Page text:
Entertainment // March 24, 2014

Hollywood is much like playing the tables in Las Vegas. Success takes a touch of good fortune and a great deal of skill. Lena Waithe has both. A Chicago native, this Writer/Producer has taken the LA scene by storm. Just this past year, her film “Dear White People” graced Sundance audiences, her web-series “Hello Cupid" charmed small screen viewers, and she dropped a preview of her upcoming series “Twenties”– on which she’s partnered with Queen Latifah’s Flavor Unit Productions. And just this past weekend “Dear White People” was acquired by Lionsgate and Roadside Pictures. Waithe’s future is bright and she’s been sure to bring fellow creatives and close friends along on the journey. After returning from Sundance’s whirlwind, which she self-described as “life changing,” Waithe took a few moments to chat with me about her creative vision.

MW: At what point did you realize you were a writer?

LW: I knew I wanted to be a television writer when I was 7. I saw a different world and I thought, whatever this is, I want to be a part of it. I was a child with a vision – always a big reader. I loved writing and television. So, this combined my favorite things.

I studied all the greats and great television can transcend time. It’s one of the reasons I take such pride in what I do.

MW: Is there a common thread in the stories you tell?

LW: Honestly, I think I’m really good at writing female relationships. Whether they be familial, romantic, platonic, or messy. I like writing about the relationships that women have with each other.

MW: If you could accomplish one thing with your voice, what would it be?

LW: To do what A Different World did for me, for someone else - allow people to see a better version of themselves and help them realize that the world is bigger than their backyard. A big thing too, is that I’d like to hold up a mirror to reflect the faces that are looking at it. I really want people to feel a connection to the characters that I write.

MW: Where do you think current programming is lacking in that regard?

LW: I think there’s a lot of aspirational stuff, which is fine. There’s a lot of stuff that doesn’t require characters to look inward. Usually, when you see a show that’s well done – it has a great impact because it’s really about flawed characters that are self-aware and are really trying to improve themselves. It’s about them trying to be better people. And I think that’s every human being’s journey. That’s why people hook into these characters more than these glossy characters with these fabulous lives.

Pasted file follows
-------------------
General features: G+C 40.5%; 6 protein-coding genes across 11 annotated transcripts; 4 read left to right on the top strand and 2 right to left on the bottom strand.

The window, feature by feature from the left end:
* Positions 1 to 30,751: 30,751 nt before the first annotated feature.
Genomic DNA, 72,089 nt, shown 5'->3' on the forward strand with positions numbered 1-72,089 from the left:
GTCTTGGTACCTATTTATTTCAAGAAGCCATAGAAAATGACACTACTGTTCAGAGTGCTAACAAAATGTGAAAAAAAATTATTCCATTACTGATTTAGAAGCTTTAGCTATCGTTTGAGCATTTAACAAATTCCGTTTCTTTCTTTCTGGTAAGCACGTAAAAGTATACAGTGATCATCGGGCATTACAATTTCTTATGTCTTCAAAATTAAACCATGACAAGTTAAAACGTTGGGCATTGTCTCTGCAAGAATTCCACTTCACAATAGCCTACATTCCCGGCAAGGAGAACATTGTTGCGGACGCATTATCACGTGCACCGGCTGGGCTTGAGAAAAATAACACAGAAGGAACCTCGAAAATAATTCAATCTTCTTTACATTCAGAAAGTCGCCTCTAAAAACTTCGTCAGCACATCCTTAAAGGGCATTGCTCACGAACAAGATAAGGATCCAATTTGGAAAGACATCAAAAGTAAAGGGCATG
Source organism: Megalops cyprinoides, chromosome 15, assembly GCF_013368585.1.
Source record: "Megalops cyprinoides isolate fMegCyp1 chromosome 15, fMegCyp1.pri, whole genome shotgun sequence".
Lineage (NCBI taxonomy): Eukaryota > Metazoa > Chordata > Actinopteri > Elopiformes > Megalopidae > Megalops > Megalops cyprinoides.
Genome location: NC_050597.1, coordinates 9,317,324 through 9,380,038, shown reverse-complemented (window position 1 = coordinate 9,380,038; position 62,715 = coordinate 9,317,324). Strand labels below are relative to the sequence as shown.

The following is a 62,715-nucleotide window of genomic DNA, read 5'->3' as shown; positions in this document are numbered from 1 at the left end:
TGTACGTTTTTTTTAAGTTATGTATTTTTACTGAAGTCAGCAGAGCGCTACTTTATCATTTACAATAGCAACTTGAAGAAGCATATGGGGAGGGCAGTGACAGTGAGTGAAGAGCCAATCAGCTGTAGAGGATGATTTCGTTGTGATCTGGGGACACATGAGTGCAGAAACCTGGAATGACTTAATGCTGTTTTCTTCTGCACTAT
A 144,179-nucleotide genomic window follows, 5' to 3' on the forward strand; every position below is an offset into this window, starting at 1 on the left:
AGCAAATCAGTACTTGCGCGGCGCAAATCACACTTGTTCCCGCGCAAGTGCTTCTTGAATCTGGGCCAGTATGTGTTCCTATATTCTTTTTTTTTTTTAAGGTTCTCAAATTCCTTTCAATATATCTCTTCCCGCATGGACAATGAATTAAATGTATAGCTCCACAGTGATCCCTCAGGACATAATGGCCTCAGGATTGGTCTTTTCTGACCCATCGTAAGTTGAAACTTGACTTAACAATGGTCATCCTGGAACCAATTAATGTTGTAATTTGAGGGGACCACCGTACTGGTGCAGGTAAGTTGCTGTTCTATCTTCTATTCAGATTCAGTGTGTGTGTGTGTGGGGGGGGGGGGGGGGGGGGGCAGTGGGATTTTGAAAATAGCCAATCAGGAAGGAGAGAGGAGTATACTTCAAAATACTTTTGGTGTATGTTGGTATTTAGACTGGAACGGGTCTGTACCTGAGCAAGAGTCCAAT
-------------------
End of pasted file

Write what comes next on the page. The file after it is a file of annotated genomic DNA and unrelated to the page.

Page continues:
MW: What creatives have helped influence your process?

LW: A person who really is my all-time hero is Susan Fales-Hill. She started out as an intern on The Cosby Show and Dr. Cosby thought she’d be a great fit for A Different World. I got a chance to sit down and have coffee with her. She’s very classy, and played a huge role in setting the stage for Mara Brock Akil and Shonda Rhimes. She has influenced my whole career. When we finally met, it was full-circle moment for me.

MW: What has been the most difficult part of your career and how did you overcome it?

LW: The difficult part is writing and rewriting bad scripts when you first start. That’s the hardest part. Everything you do isn’t going to be as great as you want it to be – it’s just not. That process of learning how to take notes and trying to find your voice – that’s hard. All this stuff about the industry, everyone is going to have a tough time. This is a hard business period. But to me the hard part is the internal journey to continue to go on and become the artist you want to be.


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MW:Advice?

LW:Be great in whatever it is that you do. If you aren’t great at it, then everything you’re doing now should be working towards becoming great.  When you’re great, good things will happen.

To those of you who jumped ahead to find out what’s next for Ms. Waithe, she kept things close to the chest. Good news: she says that great things are “brewing,” "Twenties" has found a home and Justin Semien ("Dear White People") will be involved, and there’s a secret project in the works with Issa Rae. It’s nice to know that the house doesn’t always win.



Follow Lena on Twitter: @hillmangrad

Published in Entertainment